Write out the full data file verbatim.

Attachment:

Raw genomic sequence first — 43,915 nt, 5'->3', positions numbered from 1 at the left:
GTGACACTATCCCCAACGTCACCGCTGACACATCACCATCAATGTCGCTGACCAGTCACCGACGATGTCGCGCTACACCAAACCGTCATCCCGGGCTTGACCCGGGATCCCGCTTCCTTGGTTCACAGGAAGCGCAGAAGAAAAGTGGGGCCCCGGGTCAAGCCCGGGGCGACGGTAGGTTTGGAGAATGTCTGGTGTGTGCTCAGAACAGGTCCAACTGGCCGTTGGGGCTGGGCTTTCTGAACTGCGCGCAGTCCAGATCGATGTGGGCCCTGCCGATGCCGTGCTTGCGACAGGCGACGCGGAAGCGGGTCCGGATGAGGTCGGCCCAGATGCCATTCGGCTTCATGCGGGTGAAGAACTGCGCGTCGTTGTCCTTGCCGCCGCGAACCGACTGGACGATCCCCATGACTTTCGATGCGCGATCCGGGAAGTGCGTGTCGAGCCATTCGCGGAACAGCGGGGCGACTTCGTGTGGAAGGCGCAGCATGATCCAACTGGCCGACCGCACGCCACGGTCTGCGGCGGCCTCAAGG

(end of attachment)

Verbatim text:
Raw genomic sequence first — 43,915 nt, 5'->3', positions numbered from 1 at the left:
GTGACACTATCCCCAACGTCACCGCTGACACATCACCATCAATGTCGCTGACCAGTCACCGACGATGTCGCGCTACACCAAACCGTCATCCCGGGCTTGACCCGGGATCCCGCTTCCTTGGTTCACAGGAAGCGCAGAAGAAAAGTGGGGCCCCGGGTCAAGCCCGGGGCGACGGTAGGTTTGGAGAATGTCTGGTGTGTGCTCAGAACAGGTCCAACTGGCCGTTGGGGCTGGGCTTTCTGAACTGCGCGCAGTCCAGATCGATGTGGGCCCTGCCGATGCCGTGCTTGCGACAGGCGACGCGGAAGCGGGTCCGGATGAGGTCGGCCCAGATGCCATTCGGCTTCATGCGGGTGAAGAACTGCGCGTCGTTGTCCTTGCCGCCGCGAACCGACTGGACGATCCCCATGACTTTCGATGCGCGATCCGGGAAGTGCGTGTCGAGCCATTCGCGGAACAGCGGGGCGACTTCGTGTGGAAGGCGCAGCATGATCCAACTGGCCGACCGCACGCCACGGTCTGCGGCGGCCTCAAGG